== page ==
Blues defenseman adding goals, points; in
the end, don't open the 'Roman Polak Door'
By LOUIE KORAC
BOSTON -- When Roman Polak scored his first goal against the San Jose Sharks on a pinch driving the net, nothing was really made of it.
When Polak stepped into a play again and scored on a laser-like pass from Alexander Steen to help the Blues earn a big point against the Phoenix Coyotes recently, some eyebrows were raised but brushed off. And when Polak did it again, this time reading the patience of Chris Stewart and stepping into another offensive zone opportunity to help the Blues beat the Carolina Hurricanes, people started taking notice in the 6-foot, 236-pound defenseman's offensive instincts.
But has this been in the making for the Czech Republic native?
(St. Louis Blues/Mark Buckner)
Defenseman Roman Polak (left) prides in his defense but has added an
offensive element to the Blues this season.
Does he expect this pace to keep up? No, but having more than just Alex Pietrangelo, Kevin Shattenkirk and Jay Bouwmeester contribute the points from the back-end seems to be paying off in a big way for the Blues.
"He's a lot more involved in the offensive game," said Blues center Vladimir Sobotka, a fellow Czech Republic native. "He's doing a great job finding a seam. he's got a great shot when he shoots.
"... He's got three goals. That's what we're asking of our d-men, to jump in the play and join the rush."
Which is precisely what Polak is doing. And he's doing it well.
Polak is reading and anticipating plays in the offensive zone. He's jumping in on the rush to aid the forwards, and he's shooting the puck more, which helps open up ice for some of the Blues' offensive weapons to get in the mix.
It's all part of a collective plan by Blues coaches to have their defensemen become more offensive.
"I think it's just the system we're playing this year," said Polak, drafted by the Blues in the sixth round in 2004. "(The coaches) actually said they need the 'D' to join the rush more. We're helping our forwards. When the forwards are going behind the net with the puck, it's always coming to the 'D' for a shot. It just works right now, but I don't think I've changed anything. It's the way we play. They wanted us to do it and I think all the d-men are doing that."
It's no coincidence that forwards are looking for Polak coming down the slot.
"That's the play we're working on," Sobotka said. "When he sees the space as a d-man, you're going to go in there and try to get open and try to get that pass and shoot on net."
"It's an easy read for me," Polak said. "They just have great patience on the boards and they see me coming. I just made eye contact and they know I'm going to skate there and I just shoot it and it went in. I don't think it's anything special though.
"Maybe I'm shooting the puck more, I don't really know. I don't think I've changed anything from last season or years before that. I've focused more on having my head up when I'm shooting. Maybe that helped me in the summer."
Blues coach Ken Hitchcock said it's all about patience for the eighth-year defenseman (sixth full season).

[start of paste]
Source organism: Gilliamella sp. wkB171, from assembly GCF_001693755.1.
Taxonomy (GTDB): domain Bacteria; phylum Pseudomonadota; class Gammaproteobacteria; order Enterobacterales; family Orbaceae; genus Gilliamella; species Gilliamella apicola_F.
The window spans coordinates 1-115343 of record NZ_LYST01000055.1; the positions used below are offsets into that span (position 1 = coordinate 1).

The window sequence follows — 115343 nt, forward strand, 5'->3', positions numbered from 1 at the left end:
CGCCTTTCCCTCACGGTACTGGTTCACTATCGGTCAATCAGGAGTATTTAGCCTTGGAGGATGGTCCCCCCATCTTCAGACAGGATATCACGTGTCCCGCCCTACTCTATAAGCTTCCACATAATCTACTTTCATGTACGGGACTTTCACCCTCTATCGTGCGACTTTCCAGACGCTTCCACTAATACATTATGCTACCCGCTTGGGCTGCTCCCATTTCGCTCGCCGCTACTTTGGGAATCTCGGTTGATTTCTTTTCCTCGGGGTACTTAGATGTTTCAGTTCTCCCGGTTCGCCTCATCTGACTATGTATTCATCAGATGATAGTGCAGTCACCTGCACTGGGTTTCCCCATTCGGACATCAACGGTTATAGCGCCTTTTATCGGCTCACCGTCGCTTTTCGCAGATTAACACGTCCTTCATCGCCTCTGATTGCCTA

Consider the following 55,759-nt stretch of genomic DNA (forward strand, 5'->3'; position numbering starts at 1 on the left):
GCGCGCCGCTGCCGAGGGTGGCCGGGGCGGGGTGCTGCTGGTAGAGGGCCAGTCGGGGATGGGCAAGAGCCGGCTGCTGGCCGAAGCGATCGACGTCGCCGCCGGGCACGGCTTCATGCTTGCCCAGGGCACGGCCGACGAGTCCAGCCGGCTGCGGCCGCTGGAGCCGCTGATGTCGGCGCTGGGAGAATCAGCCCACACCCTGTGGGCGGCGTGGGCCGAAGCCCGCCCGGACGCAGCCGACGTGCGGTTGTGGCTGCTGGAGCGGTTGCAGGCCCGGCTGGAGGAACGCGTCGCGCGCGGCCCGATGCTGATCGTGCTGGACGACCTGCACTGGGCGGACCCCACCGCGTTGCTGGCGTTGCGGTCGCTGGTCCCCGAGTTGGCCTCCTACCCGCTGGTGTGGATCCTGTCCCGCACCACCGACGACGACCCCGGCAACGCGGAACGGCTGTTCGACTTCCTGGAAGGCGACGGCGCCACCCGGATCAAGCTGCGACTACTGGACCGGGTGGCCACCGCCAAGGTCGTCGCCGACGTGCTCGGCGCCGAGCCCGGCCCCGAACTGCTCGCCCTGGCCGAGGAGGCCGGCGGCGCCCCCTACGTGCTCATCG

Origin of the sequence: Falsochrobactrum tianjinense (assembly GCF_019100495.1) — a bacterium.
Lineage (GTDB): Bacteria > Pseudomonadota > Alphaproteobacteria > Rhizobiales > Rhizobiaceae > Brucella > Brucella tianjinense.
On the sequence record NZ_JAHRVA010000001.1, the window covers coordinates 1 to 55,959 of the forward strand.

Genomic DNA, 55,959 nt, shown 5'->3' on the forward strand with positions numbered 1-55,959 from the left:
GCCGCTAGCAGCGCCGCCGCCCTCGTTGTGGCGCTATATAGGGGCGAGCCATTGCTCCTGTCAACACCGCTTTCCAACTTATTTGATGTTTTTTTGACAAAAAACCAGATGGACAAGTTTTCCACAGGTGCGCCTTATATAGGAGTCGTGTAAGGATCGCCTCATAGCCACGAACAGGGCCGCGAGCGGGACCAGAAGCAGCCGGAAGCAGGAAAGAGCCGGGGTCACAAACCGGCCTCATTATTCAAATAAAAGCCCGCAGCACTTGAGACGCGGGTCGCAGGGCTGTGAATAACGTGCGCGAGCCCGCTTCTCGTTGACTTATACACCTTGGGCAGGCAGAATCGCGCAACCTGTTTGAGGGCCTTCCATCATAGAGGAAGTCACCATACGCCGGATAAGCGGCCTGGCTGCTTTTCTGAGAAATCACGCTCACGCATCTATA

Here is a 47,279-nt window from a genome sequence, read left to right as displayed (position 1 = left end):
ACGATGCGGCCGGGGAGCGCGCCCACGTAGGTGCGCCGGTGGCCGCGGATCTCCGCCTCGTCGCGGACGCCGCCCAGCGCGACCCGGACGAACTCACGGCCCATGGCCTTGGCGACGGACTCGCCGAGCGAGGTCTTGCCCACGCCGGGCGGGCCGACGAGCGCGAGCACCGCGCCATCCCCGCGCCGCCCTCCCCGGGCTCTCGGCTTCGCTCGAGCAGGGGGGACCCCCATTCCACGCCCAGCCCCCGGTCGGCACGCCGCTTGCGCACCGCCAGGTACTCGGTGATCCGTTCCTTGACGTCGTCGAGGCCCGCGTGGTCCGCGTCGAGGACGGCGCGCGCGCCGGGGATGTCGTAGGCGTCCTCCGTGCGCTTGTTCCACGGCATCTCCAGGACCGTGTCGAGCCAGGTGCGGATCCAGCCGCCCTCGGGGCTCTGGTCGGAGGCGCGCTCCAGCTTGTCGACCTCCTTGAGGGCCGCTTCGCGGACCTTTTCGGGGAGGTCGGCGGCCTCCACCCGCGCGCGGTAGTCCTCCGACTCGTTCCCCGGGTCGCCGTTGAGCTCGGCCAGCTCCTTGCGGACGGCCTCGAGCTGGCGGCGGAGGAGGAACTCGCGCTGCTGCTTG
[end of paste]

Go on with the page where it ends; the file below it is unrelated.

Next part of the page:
"I think he's smarter," Hitchcock said of Polak, whose career-high in goals (four), assists (17) and points (21) came during the 2009-10 season. "I thought last year and the year before, he kind of forced it. He went down when there was no place people could get him the puck. I think he's just being more patient, reading the play better. He's not forcing the play. I think it's in his whole game. I think that's why he's played so well this year.
"He's played so well this year because he's not forcing the play offensively or defensively, so he's not gambling on pinching, he's not joining the rush when there's no opportunity to get him the puck. He's really been patient and I think it's showing in his good play now."
Polak was given an offensive role and utilized it a lot when he went back to his native Czech Republic and played for HC Vitkovice. Perhaps he brought some of those offensive instincts back to the NHL.
"I played first PP there," Polak said. "Basically I was like the offensive-defenseman and I was joking about it.
"It worked well, but it's a different rink. It's a bigger rink and I think it's kind of slower, too, because it's bigger, so you have more time for everything. I was skating the puck there and played offensively. I could do basically whatever I wanted there. If I screwed up, nobody said a word so I just tried and tried more and it worked."
(St. Louis Blues photo)
Blues defenseman Roman Polak (46) aggressively punishes opposing
forwards around the goal.
"I know the one thing from our standpoint, we've always toyed with the idea ... his first year here or his second year, they used him on the power play as a shooter," Hitchcock said. "With a player that shoots the puck that hard and that well, you want to take advantage of it. And I think with the game right now getting slowed down with him, I think there's an opportunity in the next not too distant future where you could use him on the power play, especially late in games when you're defending the lead or whatever. There's no reason why he can't play back there."
But make no mistake about it, Polak won't abandon his defensive responsibilities. Come into the Blues' zone and try to open the 'Roman Polak Door,' it could get nasty -- and ugly for the opponent.
"I have to focus on that. It's my game," Polak said. "That's what got me here in the NHL. I'm not going to change it. I'm not going to start being offensive."